Skip to main content

The Fridge That Knows What You Want

We have this fridge. It thinks for us. Stuart opens the door to get creamer for his coffee. Something falls on his foot. "Here," offers the helpful fridge, "have some mustard."

John reaches in for the juice to wash down his vitamins. "Oh no. What you need is butter." The fridge drops a stick down on his head.

If we want ice, the fridge withholds it. He is saving the ice up to spit out a few cubes when we really need it... while we are sleeping... or grocery shopping.

I used to get aggravated at this mechanical marvel until Stuart named it The fridge that knows what you want. Somehow this made the food avalanches funny. Now when the fridge says, "Peanut butter is tastier with pickles than with jam." I can put the pickles back without cursing at the fridge.

We live in this culture. It thinks it knows what we want. It cries aloud in the market place and offers its wares. Someone recently put a copy of Seventeen Magazine in my hands. The glossy pages sell iridescent green and gold eye shadow that create an Egyptian look. Dresses are on display... some cute ones and some for a lady of the evening. There is an article on different types of birth to acquire to use it. Articles on abusive dates... on drug overdose... on embarrassing moments... more shocking than embarrassing really. Maybe if more was written on purity and self-respect it wouldn't be necessary to devote so many pages to the consequences of poor choices.

This culture has moved from coed dorms to coed dorm rooms. Use of inhalants, alcohol and drugs continue... children also choke one another for the same high. It seems depravity has no limits. How does a parent raise a child to skirt the snares that reach out to drag him down?

This morning, John and Lauren are in the kitchen. I hear, "Howard Stern rules! Howard Stern rules!" above the running water and clanking dishes. This makes me curious. I find out they are discussing an incident in a book where a parrot is taught to mimic this line.

"Do you know who Howard Stern is?"

They look at me with blank stares. "No, Mama. Who?"

They've got the innocent as doves part down. Now it's time to make them shrewd as serpents. "Howard Stern has a radio program. He uses rude language and talks about things that make people think in a way that is not pleasing to God." I find an unflattering photo of Mr. Stern on the Internet to drive this point home.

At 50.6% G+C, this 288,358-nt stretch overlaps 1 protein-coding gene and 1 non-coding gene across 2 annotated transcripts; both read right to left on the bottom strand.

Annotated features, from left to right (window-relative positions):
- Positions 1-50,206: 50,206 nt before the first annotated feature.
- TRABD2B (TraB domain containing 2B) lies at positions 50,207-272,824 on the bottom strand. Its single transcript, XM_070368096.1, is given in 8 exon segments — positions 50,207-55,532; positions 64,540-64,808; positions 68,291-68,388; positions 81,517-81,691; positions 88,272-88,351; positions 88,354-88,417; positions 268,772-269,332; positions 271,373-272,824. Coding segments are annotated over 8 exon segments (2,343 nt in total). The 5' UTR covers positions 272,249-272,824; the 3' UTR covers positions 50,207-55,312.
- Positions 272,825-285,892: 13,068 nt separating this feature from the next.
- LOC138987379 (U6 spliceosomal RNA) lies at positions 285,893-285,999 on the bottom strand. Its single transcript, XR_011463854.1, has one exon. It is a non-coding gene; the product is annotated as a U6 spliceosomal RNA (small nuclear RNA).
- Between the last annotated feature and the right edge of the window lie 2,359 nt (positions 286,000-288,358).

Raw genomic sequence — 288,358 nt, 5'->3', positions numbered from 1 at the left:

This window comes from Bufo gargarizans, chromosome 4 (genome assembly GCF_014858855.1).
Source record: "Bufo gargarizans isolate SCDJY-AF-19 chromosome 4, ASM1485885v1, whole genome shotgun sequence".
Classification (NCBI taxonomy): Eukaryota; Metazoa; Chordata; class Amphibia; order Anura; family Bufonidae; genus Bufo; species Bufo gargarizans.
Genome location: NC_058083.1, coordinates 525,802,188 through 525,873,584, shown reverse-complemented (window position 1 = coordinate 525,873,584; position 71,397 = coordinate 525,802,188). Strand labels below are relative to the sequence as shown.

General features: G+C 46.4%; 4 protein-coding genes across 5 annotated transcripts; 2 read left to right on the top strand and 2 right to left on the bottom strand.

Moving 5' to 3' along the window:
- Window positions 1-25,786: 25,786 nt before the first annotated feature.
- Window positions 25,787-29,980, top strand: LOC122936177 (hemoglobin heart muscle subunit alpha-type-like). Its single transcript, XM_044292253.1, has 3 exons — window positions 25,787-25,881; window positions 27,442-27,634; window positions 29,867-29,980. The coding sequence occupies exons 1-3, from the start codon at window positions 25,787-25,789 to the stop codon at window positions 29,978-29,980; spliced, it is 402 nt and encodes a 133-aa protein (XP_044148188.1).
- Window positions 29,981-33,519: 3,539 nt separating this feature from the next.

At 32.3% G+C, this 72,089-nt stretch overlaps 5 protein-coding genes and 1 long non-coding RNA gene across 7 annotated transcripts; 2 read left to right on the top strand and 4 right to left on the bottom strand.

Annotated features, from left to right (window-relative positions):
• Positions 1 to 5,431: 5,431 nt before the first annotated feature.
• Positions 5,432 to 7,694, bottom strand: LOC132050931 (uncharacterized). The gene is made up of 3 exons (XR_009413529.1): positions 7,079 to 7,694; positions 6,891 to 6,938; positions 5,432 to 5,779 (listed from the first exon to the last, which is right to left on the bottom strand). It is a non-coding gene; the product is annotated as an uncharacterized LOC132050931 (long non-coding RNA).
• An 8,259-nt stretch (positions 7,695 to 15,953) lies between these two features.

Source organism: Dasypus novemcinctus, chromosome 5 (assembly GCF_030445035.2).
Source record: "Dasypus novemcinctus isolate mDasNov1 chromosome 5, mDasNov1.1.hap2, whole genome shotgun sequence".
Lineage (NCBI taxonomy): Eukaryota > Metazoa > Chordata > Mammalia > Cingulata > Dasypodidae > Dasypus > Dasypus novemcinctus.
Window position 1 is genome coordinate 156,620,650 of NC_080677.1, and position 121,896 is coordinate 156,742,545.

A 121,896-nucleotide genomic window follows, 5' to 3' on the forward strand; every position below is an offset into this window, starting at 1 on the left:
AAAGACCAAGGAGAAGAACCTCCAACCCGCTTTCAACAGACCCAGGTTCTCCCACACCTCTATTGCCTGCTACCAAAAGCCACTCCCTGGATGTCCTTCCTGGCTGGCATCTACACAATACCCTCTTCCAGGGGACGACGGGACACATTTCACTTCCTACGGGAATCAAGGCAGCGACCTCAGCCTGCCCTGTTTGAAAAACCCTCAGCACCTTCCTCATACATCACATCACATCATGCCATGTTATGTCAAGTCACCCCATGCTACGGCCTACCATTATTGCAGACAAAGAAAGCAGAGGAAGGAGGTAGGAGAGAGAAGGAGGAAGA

I could ignore this world my children are readying themselves to build their own nests in. I could leave them to their own devices... tell them, "Do what you think is best... make your own choices." but I will not. I will teach them to recognize folly. I will teach them to hear the voice of wisdom... for she too calls aloud. There is too much at stake to do otherwise.


Popular posts from this blog

Spelling Wisdom

One day while skipping around the internet, I came across these:

And when I clicked on the sample, I knew we had to change spelling curriculums. Again. Goodbye Spelling Power and MacMillan and Sequential Spelling! We've found our true love.

The problem with the afore mentioned curricula is sheer boredom. Memorizing lists of words is mind numbing and as my children don't like their school work to lull them to sleep, they often push spelling to the side in favor of more exciting lessons.

When I found Spelling Wisdom, I realized what has been missing: an idea, something to engage the mind so that learning the difference between than and then occurs almost incidentally.

Sandra Shaffer uses the writings of famous men and women (Helen Keller, Beethoven, Winston Churchill...), Bible passages and quotes from quality literature...poems and novels (Robinson Crusoe, The Five Little Peppers and How They Grew, All the World's a Stage...) to teach more than six thousand frequently used word…

This Week

This week, I let a kindergarten kid play with my iPhone to coax him into the tutoring classroom.  I set up a plan for dealing with this ongoing issue and consulted with his mama.  She’s a tough one to get to know, his mama, but I try.
This week, I promised two little boys I would pick them up on Friday and take them to my house.
This week, on a crazy afternoon, a granny asked me for alcohol and I thought.  I wish!I could use a swig.  But that's not what she meant.  She was looking for rubbing alcohol or hydrogen peroxide to take care of an injured kid.  A few months ago, we were awkward because we didn't know each other but now the awkwardness is gone and I can’t help but hug her every time I see her. I love that granny. 
This week, I dropped off a little girl and shook hands with her father.  His hand was dry, he had a tattoo on his neck and he's just fresh from jail.  He asked how his daughter was doing in class and they both basked in the rain of praise.
This week, a …

Mr. Morse and Mr. Gilbreth

Stuart rang this morning, "Have you seen the Google homepage yet?"

We had. John did a little Gollum dance in front of the computer to let us know. "Come quick! Hurry!"

Morse code. The kids all joined John in his little Gollum dance to celebrate their new favorite form of communication.

We read Cheaper by the Dozen a few years ago when the little ones were too little so, my chore time pep talks, "Frank Gilbreth would roll over in his grave if he saw you clearing that table one plate at a time," only generated blank stares. Finally, after Mr. Gilbreth came up for the twentieth time Faith got curious. "WHO is Frank Gilbreth and WHY do you keep talking about him?"

Out came Cheaper by the Dozen . We rolled our way through the chapters, holding our sides. A story of a motion study pioneer who practiced his techniques on himself and his supersized family with hilarious results. A born teacher, a man who made the most of his time. We were spellbound. When w…